IP Law Daily Applera did not infringe Enzo’s DNA sequencing patents under doctrine of equivalents
Thursday, August 3, 2017

Applera did not infringe Enzo’s DNA sequencing patents under doctrine of equivalents

By Mark Engstrom, J.D.

A federal district court correctly found that defendant Applera Corp. had not infringed, under the doctrine of equivalents, two claims of an Enzo Biochem patent on the use of nucleotide probes to detect or identify specific nucleic acid sequences in a sample of DNA or RNA, the U.S. Court of Appeals for the Federal Circuit has ruled. Because no reasonable jury could find, even under the doctrine of equivalents, that Applera’s "direct detection" products infringed Enzo’s patent on "indirect detection," the district court’s grant of summary judgment to Applera was affirmed (Enzo Biochem, Inc. v. Applera Corp., August 2, 2017, O’Malley, K.).

Prior history. In 2013, a jury awarded Enzo Biochem $48 million in reasonable royalty damages for Applera’s infringement of U.S. Patent No. 5,449,767, titled "Modified polynucleotides and methods of preparing same." Following the district court’s denial of post-trial motions filed by both sides, Applera appealed, and the Federal Circuit reversed the district court’s construction of the disputed claim terms because the errant construction covered the "direct" detection of a signaling moiety, in addition to indirect detection, but the appellate court found that the representative claim was limited to indirect detection. The case was remanded so the district court could determine whether the accused product infringed Enzo’s patent under the proper claim construction. The district court concluded that it did not, and summary judgment was granted to Applera. Enzo appealed, arguing that the district court had incorrectly interpreted the Federal Circuit’s prior decision ("Enzo II").

Scope of Enzo II. According to Enzo, the decision in Enzo II was limited to Claim 1 and did not change the previously construed scope of claims 67, 68, and 70, which covered both direct and indirect detection. The district court’s judgment on claims 67, 68, and 70 should thus be reversed, Enzo argued, and the jury’s infringement finding and damages award should be reinstated.

The Federal Circuit found that the district court had correctly interpreted Enzo II, which had consistently referred to the "claims" at issue and had thus extended to claims 8, 67, 68, and 70. Because Enzo did not argue that Applera had infringed claims 67, 68, and 70 under the Federal Circuit’s reading of the claims in Enzo II, the judgment of the district court was affirmed as to those three claims.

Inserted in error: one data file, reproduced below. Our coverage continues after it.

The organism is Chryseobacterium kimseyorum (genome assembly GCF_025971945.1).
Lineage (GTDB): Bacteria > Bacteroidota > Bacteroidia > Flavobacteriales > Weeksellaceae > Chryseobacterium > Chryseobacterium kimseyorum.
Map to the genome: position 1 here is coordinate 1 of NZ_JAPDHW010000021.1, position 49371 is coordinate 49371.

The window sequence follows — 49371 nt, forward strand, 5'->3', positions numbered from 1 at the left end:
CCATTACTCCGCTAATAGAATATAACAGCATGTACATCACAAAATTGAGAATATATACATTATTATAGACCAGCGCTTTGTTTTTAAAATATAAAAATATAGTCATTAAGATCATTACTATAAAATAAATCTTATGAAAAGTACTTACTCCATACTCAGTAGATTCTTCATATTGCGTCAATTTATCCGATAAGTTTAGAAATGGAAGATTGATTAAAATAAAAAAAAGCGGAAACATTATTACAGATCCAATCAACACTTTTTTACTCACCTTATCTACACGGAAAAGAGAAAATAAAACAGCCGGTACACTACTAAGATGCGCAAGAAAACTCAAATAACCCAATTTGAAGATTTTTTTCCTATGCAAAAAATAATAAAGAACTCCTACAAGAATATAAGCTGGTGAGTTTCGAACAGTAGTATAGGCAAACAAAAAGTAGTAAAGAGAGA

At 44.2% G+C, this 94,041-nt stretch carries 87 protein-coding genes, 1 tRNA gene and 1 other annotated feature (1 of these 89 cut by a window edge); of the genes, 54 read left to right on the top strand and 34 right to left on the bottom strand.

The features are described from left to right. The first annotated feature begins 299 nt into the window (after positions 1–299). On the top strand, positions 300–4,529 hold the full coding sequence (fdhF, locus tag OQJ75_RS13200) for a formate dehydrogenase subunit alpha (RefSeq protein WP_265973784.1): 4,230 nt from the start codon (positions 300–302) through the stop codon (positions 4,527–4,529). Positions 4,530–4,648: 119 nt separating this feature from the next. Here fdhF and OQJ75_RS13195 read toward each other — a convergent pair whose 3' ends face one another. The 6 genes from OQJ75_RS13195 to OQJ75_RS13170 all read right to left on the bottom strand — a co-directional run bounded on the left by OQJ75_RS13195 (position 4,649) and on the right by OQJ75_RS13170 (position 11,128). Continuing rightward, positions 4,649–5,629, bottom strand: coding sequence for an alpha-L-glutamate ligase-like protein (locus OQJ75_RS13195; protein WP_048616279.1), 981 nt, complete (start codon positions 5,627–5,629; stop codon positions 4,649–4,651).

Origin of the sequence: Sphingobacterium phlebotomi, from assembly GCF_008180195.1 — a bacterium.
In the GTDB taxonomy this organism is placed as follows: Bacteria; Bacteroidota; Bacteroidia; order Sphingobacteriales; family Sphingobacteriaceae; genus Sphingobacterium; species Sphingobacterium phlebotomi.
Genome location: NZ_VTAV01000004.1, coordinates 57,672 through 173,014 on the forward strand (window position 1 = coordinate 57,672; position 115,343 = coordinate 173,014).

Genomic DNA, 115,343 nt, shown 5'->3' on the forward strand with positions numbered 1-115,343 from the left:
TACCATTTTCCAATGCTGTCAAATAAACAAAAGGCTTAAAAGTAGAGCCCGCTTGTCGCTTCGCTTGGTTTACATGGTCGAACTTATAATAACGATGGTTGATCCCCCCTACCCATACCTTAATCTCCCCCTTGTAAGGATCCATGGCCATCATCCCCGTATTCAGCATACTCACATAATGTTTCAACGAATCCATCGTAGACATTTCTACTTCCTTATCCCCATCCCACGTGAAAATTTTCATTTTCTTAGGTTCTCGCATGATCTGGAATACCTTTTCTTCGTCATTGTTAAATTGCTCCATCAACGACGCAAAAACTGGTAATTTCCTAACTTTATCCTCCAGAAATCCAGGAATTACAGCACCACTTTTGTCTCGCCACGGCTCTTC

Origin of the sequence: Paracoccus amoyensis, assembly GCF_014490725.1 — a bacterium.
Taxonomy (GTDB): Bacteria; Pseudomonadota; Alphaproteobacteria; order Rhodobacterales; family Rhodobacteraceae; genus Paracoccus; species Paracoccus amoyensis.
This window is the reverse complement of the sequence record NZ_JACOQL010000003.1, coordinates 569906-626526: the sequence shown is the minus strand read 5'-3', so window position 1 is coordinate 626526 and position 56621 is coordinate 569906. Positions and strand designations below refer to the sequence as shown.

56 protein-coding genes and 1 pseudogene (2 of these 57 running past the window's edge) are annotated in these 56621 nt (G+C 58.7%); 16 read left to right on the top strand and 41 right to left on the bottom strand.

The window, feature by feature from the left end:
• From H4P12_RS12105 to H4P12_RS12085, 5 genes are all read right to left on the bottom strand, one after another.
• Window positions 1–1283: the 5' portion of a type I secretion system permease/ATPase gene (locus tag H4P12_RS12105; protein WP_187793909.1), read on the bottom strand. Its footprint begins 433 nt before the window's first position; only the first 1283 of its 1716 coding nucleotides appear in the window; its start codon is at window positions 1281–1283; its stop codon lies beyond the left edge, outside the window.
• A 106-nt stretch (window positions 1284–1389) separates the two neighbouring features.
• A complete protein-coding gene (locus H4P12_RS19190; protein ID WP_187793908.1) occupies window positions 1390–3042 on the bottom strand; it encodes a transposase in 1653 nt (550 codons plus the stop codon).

Doctrine of equivalents. Enzo conceded that Applera did not literally infringe claims 1 and 8 under the construction provided in Enzo II, but nevertheless argued that both claims were infringed under the doctrine of equivalents. According to Enzo, the district court had "misconstrued" the company’s expert declaration and had improperly drawn inferences in favor of Applera, rather than Enzo, in its summary judgment ruling.

The Federal Circuit disagreed. The district court had correctly granted summary judgment in favor of Applera and had sufficiently explained its ruling. The Enzo patent described its method of indirect detection as a superior means of detection, compared to direct detection, the district court noted, with ‘detection capacities equal to or greater than products which utilize’ direct detection." Accordingly, Enzo could not reasonably argue—and a jury could not find—that indirect detection and direct detection were "insubstantially different" methods of detection.

The appellate court noted that Enzo II had focused entirely on the conclusion that the asserted claims did not include direct detection, in part because they excluded direct detection. Enzo’s attempt to incorporate direct detection methods through the doctrine of equivalents thus failed. The concept of equivalency could not embrace direct detection, the court explained, because direct detection was specifically excluded from the scope of the claims.

The Federal Circuit thus concluded that no reasonable jury could find, even under the doctrine of equivalents, that Applera’s accused products, using direct detection, infringed Enzo’s "indirect detection" patent. The judgment of the district court was affirmed.

The case is No. 2016-1881.

Attorneys: L. Gene Spears (Baker Botts, LLP) for Enzo Biochem, Inc., and Enzo Life Sciences, Inc. Robert N. Hochman (Sidley Austin LLP) for Applera Corp.

Companies: Enzo Biochem Inc.; Enzo Life Sciences, Inc.; Applera Corp.

MainStory: TopStory Patent FedCirNews

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